(Ms Ross) The other point is that a similar process is going on in the NEPAD discussions as well. There are discussions about new plans of action but a reluctance on the part of G8 donors to commit any financing to that, saying that Financing For Development covered financing issues. The financing issue is not finished. The US negotiators throughout the negotiating process objected to any reference to the 0.7 per cent target, objected to any reference to the Millennium Development Goals. The text is littered with strange ways of getting round saying Millennium Development Goals and ways of trying not to say 0.7 per cent target. This process is being repeated at the World Summit for Sustainable Development where US negotiators are making it very difficult for the EU and G77 countries to make any positive proposals at multi-lateral fora.
  (Mr German) May I expand a little bit on this issue of whether FfD is part of a process. If you look at all the summits which took place in the 1990s which were on development related themes, aid was rather the ghost at the table in the sense that it was point 46 out of a 50-point document at the end. FfD did bring into sharp focus the fact that donors had willed the end, which is the achievement of Millennium Development Goals and even if we take the $15 billion extra which was pledged over and on top of existing resources, in 2006 that would still leave us $35 billion short of the $50 billion extra that everybody agrees is wanted. It brings into very sharp political focus what the gap is between aspirations and what people are committed to and it does set part of a firm agenda of making sure that financing which has been off the agenda at so many summits must be on the agenda of WSSD. Just as important, it must be built very strongly into the review process for the social summit. We have the ten-year anniversary of the social summit coming up in 2005 and it was at the social summit that world leaders for the first time admitted that poverty eradication was possible. Before that it had always been seen as being not possible. It is very helpful to see it as part of a process.
  (Ms Randel) The amounts of money we are talking about are only the development assistance. The bulk of the funding for the Millennium Development Goals will come from developing countries. The assumption is that around 90 per cent, I think, the vast bulk of the money for meeting the goals comes from developing countries' own resources and that is not focused on at all.

Tony Worthington

  5. What puzzles me about this is that I had assumed Monterrey was an encyclopaedic conference, it was about all that was needed, all the resources that were needed in order to end poverty. I must admit I am a bit disappointed with the NGO response in that you are being critical of governments of the world for just focusing on aid and yet in the BOND report it says "Many heavyweight NGOs and NGO networks decided early not to invest in the FfD process, assuming their views would have little chance of influencing the official proceedings"[13]. You are really criticising other people for doing what you did.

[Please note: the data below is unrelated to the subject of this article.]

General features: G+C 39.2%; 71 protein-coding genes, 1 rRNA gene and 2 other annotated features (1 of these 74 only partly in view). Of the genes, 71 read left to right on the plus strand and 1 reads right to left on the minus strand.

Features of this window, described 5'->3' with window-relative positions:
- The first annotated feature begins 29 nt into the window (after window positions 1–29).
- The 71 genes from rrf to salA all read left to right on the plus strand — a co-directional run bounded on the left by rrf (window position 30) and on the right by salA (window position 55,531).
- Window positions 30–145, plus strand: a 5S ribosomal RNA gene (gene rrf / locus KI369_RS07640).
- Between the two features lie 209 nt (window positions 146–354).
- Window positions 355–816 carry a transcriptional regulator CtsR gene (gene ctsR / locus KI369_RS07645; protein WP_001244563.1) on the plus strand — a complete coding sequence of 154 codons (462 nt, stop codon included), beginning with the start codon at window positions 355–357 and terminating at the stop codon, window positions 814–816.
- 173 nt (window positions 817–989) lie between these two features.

(Ms Ross) There is a difference. There is a different burden of responsibility between governments and NGOs and we are often criticised by governments for spending huge amounts of money travelling to conferences and prepcoms. We do not have huge budgets to spend on investing in processes where it seems that US negotiators are ruling the show. Because the agenda of Monterrey was so broad and NGOs often have specific sectoral interests, it was decided to pool resources and work through co-ordination mechanisms which is a progressive step and a useful step, because we are directing our efforts. There was an NGO presence but it was done through co-ordinating bodies rather than through individual NGOs. NGOs were present at all of the prepcoms and were present at the conference. It is just that they were disappointed with the influence and the process as it developed.

  6. Being blunt about it, the impact of that is that we have three papers which give the impression that if only we increased the aid to 0.7 per cent it would be all right. It comes across as "If only you give money to NGOs we'll solve this problem", because you are lobbying for aid. You are not arguing in proportion to what is needed for Financing for Development. Is that too unfair?
  (Ms Ross) I think it is. Part of the reason why you have received responses on 0.7 per cent is because that was one of the main questions. There were obviously other people who have concentrated on trade, who have concentrated on debt. There are NGO networks working on those issues. They have not sent in submissions perhaps because they were not actively involved directly, they were involved through these co-ordinating mechanisms. Also, there was no specific question in your Financing for Development press release asking about those issues. People could have sent in submissions but that is not a fair representation of where NGOs are lobbying. The strongest lobbying at the moment is on trade and debt. I do not think that is a fair reflection at all. We are working on aid, but we are also working on trade, debt, reform of international financial institutions.